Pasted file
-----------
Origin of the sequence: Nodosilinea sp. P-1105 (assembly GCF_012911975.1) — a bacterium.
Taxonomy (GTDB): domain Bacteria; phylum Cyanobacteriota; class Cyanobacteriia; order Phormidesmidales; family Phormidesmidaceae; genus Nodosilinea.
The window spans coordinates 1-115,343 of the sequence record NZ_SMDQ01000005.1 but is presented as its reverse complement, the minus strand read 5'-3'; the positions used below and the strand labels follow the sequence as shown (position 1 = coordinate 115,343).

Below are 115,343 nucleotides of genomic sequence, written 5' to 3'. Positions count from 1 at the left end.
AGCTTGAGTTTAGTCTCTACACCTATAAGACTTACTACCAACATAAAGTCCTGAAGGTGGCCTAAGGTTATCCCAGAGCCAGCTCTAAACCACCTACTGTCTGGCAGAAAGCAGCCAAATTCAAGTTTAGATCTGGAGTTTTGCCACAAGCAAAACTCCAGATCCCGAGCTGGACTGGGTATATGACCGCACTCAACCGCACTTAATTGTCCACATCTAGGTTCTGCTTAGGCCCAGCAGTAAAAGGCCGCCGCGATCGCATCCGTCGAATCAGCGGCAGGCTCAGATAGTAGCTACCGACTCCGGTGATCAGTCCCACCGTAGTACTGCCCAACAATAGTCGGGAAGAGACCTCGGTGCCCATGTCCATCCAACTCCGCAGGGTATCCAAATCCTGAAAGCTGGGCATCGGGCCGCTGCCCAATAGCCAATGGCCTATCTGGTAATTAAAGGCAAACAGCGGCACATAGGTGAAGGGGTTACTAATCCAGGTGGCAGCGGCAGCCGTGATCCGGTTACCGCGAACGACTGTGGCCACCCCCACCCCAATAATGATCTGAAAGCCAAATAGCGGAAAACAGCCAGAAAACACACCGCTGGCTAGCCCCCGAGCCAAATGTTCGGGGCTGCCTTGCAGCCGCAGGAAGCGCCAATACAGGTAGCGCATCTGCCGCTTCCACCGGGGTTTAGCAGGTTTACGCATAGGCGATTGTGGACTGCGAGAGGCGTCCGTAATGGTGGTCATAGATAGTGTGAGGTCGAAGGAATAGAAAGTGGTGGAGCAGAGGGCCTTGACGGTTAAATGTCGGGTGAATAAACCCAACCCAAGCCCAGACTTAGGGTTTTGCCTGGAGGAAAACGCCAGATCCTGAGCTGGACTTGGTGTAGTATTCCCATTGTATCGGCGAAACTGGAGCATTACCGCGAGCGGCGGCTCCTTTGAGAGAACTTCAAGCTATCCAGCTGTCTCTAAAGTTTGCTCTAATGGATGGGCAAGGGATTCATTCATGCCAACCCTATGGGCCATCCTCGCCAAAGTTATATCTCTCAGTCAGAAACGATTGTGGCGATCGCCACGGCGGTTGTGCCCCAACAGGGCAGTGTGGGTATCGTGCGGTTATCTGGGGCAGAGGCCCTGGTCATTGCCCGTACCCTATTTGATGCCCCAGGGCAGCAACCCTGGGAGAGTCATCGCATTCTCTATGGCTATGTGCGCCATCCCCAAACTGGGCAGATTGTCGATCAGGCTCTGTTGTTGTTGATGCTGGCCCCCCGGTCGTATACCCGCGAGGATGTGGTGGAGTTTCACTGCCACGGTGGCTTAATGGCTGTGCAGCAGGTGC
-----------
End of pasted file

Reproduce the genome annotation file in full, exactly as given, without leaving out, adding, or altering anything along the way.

Origin of the sequence: Nodosilinea sp. P-1105 (assembly GCF_012911975.1) — a bacterium.
Taxonomy (GTDB): domain Bacteria; phylum Cyanobacteriota; class Cyanobacteriia; order Phormidesmidales; family Phormidesmidaceae; genus Nodosilinea.
The window spans coordinates 1-115,343 of the sequence record NZ_SMDQ01000005.1 but is presented as its reverse complement, the minus strand read 5'-3'; the positions used below and the strand labels follow the sequence as shown (position 1 = coordinate 115,343).

Below are 115,343 nucleotides of genomic sequence, written 5' to 3'. Positions count from 1 at the left end.
AGCTTGAGTTTAGTCTCTACACCTATAAGACTTACTACCAACATAAAGTCCTGAAGGTGGCCTAAGGTTATCCCAGAGCCAGCTCTAAACCACCTACTGTCTGGCAGAAAGCAGCCAAATTCAAGTTTAGATCTGGAGTTTTGCCACAAGCAAAACTCCAGATCCCGAGCTGGACTGGGTATATGACCGCACTCAACCGCACTTAATTGTCCACATCTAGGTTCTGCTTAGGCCCAGCAGTAAAAGGCCGCCGCGATCGCATCCGTCGAATCAGCGGCAGGCTCAGATAGTAGCTACCGACTCCGGTGATCAGTCCCACCGTAGTACTGCCCAACAATAGTCGGGAAGAGACCTCGGTGCCCATGTCCATCCAACTCCGCAGGGTATCCAAATCCTGAAAGCTGGGCATCGGGCCGCTGCCCAATAGCCAATGGCCTATCTGGTAATTAAAGGCAAACAGCGGCACATAGGTGAAGGGGTTACTAATCCAGGTGGCAGCGGCAGCCGTGATCCGGTTACCGCGAACGACTGTGGCCACCCCCACCCCAATAATGATCTGAAAGCCAAATAGCGGAAAACAGCCAGAAAACACACCGCTGGCTAGCCCCCGAGCCAAATGTTCGGGGCTGCCTTGCAGCCGCAGGAAGCGCCAATACAGGTAGCGCATCTGCCGCTTCCACCGGGGTTTAGCAGGTTTACGCATAGGCGATTGTGGACTGCGAGAGGCGTCCGTAATGGTGGTCATAGATAGTGTGAGGTCGAAGGAATAGAAAGTGGTGGAGCAGAGGGCCTTGACGGTTAAATGTCGGGTGAATAAACCCAACCCAAGCCCAGACTTAGGGTTTTGCCTGGAGGAAAACGCCAGATCCTGAGCTGGACTTGGTGTAGTATTCCCATTGTATCGGCGAAACTGGAGCATTACCGCGAGCGGCGGCTCCTTTGAGAGAACTTCAAGCTATCCAGCTGTCTCTAAAGTTTGCTCTAATGGATGGGCAAGGGATTCATTCATGCCAACCCTATGGGCCATCCTCGCCAAAGTTATATCTCTCAGTCAGAAACGATTGTGGCGATCGCCACGGCGGTTGTGCCCCAACAGGGCAGTGTGGGTATCGTGCGGTTATCTGGGGCAGAGGCCCTGGTCATTGCCCGTACCCTATTTGATGCCCCAGGGCAGCAACCCTGGGAGAGTCATCGCATTCTCTATGGCTATGTGCGCCATCCCCAAACTGGGCAGATTGTCGATCAGGCTCTGTTGTTGTTGATGCTGGCCCCCCGGTCGTATACCCGCGAGGATGTGGTGGAGTTTCACTGCCACGGTGGCTTAATGGCTGTGCAGCAGGTGC